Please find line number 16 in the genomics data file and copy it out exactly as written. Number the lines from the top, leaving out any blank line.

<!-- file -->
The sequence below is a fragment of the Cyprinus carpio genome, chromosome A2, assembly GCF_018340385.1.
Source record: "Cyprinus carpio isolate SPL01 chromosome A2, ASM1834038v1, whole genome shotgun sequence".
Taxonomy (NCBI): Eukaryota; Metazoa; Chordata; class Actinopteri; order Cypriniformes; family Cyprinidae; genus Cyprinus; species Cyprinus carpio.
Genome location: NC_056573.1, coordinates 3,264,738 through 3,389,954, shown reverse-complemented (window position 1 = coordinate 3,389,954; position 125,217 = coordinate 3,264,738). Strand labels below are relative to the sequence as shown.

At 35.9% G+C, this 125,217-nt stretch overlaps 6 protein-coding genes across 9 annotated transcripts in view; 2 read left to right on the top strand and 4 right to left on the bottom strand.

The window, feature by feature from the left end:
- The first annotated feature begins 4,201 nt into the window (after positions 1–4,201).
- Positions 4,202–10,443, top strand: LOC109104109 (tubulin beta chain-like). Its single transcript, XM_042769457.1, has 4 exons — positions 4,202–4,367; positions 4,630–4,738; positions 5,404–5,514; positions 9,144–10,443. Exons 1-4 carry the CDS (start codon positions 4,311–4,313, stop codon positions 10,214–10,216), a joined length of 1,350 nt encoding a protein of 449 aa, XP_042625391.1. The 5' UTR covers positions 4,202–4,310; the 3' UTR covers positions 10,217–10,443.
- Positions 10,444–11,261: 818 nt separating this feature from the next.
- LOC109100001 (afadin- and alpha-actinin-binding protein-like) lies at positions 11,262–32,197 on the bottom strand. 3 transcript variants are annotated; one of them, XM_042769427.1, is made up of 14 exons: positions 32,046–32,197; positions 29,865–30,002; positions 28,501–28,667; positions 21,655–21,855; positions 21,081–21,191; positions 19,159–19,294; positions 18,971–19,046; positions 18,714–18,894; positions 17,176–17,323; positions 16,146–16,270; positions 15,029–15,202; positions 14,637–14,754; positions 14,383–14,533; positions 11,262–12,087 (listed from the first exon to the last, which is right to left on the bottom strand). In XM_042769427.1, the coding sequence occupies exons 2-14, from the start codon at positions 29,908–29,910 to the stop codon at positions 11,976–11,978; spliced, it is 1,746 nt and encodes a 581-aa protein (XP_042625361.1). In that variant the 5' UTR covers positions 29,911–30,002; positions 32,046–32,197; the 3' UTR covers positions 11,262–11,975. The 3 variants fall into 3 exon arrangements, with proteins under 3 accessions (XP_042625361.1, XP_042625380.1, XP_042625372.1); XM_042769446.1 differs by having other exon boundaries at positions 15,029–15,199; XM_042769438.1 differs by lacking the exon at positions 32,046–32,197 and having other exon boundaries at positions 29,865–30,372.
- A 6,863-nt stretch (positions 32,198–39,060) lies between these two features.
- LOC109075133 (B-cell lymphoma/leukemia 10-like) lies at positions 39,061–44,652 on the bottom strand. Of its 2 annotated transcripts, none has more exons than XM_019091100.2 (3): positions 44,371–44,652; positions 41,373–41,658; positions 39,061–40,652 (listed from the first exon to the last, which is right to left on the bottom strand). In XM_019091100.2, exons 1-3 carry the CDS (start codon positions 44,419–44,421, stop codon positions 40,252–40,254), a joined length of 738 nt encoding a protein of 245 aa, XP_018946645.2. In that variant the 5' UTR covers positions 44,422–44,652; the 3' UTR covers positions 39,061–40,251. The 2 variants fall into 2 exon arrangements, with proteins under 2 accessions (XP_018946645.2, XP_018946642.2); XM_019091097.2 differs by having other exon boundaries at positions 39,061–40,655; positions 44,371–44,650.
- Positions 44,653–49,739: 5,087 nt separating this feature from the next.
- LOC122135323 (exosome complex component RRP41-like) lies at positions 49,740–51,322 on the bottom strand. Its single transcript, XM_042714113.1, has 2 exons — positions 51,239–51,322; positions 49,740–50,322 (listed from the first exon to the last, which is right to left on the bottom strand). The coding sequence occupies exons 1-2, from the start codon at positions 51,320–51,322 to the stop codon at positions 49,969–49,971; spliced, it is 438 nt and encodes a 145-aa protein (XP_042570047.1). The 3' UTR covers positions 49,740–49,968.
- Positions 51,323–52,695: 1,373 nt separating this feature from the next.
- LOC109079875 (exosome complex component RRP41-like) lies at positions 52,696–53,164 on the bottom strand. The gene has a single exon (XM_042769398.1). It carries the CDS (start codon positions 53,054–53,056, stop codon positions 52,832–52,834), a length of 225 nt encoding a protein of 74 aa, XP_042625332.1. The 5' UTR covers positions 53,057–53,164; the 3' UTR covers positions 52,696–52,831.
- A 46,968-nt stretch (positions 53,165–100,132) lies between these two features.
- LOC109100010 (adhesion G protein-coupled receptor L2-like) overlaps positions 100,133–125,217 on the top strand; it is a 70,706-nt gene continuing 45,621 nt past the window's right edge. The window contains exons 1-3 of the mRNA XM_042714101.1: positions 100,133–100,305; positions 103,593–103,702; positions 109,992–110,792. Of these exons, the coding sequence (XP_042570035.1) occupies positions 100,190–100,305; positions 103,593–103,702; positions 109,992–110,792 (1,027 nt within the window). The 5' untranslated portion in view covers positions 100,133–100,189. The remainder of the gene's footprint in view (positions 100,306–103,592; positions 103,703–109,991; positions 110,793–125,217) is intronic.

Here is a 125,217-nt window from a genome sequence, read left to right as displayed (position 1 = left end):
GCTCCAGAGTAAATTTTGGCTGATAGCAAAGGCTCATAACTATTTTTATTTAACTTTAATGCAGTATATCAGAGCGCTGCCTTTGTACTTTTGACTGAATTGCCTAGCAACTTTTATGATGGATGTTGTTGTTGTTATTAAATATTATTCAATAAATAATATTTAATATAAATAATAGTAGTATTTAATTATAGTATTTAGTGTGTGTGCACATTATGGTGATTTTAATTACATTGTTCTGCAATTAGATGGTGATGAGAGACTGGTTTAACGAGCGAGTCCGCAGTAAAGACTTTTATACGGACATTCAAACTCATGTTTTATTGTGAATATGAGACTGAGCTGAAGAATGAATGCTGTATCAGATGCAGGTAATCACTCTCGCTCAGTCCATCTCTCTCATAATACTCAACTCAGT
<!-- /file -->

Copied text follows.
- LOC109079875 (exosome complex component RRP41-like) lies at positions 52,696–53,164 on the bottom strand. The gene has a single exon (XM_042769398.1). It carries the CDS (start codon positions 53,054–53,056, stop codon positions 52,832–52,834), a length of 225 nt encoding a protein of 74 aa, XP_042625332.1. The 5' UTR covers positions 53,057–53,164; the 3' UTR covers positions 52,696–52,831.